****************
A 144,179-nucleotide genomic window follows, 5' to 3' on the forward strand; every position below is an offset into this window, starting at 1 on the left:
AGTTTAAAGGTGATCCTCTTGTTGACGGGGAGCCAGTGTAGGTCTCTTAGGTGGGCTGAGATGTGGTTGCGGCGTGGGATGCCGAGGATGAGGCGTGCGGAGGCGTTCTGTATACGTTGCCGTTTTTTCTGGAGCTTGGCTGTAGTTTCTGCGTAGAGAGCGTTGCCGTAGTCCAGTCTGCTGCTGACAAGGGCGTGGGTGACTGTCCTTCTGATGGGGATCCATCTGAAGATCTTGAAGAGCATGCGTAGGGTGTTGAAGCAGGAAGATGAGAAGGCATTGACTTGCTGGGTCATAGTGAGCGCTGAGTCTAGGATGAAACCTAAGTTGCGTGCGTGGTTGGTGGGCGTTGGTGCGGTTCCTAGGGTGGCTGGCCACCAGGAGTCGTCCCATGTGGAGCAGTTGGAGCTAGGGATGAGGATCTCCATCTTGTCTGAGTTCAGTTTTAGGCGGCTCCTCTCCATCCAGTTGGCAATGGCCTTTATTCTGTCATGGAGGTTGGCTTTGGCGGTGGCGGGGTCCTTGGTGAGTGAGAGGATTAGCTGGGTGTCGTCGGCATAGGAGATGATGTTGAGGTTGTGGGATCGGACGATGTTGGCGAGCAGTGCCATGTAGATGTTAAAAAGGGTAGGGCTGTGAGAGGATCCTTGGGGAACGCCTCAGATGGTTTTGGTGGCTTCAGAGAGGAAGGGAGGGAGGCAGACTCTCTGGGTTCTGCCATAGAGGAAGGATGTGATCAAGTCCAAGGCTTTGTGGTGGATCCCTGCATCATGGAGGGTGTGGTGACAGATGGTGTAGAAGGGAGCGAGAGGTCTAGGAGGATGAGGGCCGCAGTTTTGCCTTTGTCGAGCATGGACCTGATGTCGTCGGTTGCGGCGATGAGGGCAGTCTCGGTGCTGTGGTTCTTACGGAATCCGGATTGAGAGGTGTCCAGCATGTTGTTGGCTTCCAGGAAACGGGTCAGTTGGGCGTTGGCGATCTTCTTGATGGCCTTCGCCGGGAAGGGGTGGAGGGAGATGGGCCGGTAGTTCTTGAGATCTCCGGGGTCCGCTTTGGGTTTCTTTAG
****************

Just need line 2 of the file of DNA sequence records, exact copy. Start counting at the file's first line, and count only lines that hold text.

AGTTTAAAGGTGATCCTCTTGTTGACGGGGAGCCAGTGTAGGTCTCTTAGGTGGGCTGAGATGTGGTTGCGGCGTGGGATGCCGAGGATGAGGCGTGCGGAGGCGTTCTGTATACGTTGCCGTTTTTTCTGGAGCTTGGCTGTAGTTTCTGCGTAGAGAGCGTTGCCGTAGTCCAGTCTGCTGCTGACAAGGGCGTGGGTGACTGTCCTTCTGATGGGGATCCATCTGAAGATCTTGAAGAGCATGCGTAGGGTGTTGAAGCAGGAAGATGAGAAGGCATTGACTTGCTGGGTCATAGTGAGCGCTGAGTCTAGGATGAAACCTAAGTTGCGTGCGTGGTTGGTGGGCGTTGGTGCGGTTCCTAGGGTGGCTGGCCACCAGGAGTCGTCCCATGTGGAGCAGTTGGAGCTAGGGATGAGGATCTCCATCTTGTCTGAGTTCAGTTTTAGGCGGCTCCTCTCCATCCAGTTGGCAATGGCCTTTATTCTGTCATGGAGGTTGGCTTTGGCGGTGGCGGGGTCCTTGGTGAGTGAGAGGATTAGCTGGGTGTCGTCGGCATAGGAGATGATGTTGAGGTTGTGGGATCGGACGATGTTGGCGAGCAGTGCCATGTAGATGTTAAAAAGGGTAGGGCTGTGAGAGGATCCTTGGGGAACGCCTCAGATGGTTTTGGTGGCTTCAGAGAGGAAGGGAGGGAGGCAGACTCTCTGGGTTCTGCCATAGAGGAAGGATGTGATCAAGTCCAAGGCTTTGTGGTGGATCCCTGCATCATGGAGGGTGTGGTGACAGATGGTGTAGAAGGGAGCGAGAGGTCTAGGAGGATGAGGGCCGCAGTTTTGCCTTTGTCGAGCATGGACCTGATGTCGTCGGTTGCGGCGATGAGGGCAGTCTCGGTGCTGTGGTTCTTACGGAATCCGGATTGAGAGGTGTCCAGCATGTTGTTGGCTTCCAGGAAACGGGTCAGTTGGGCGTTGGCGATCTTCTTGATGGCCTTCGCCGGGAAGGGGTGGAGGGAGATGGGCCGGTAGTTCTTGAGATCTCCGGGGTCCGCTTTGGGTTTCTTTAG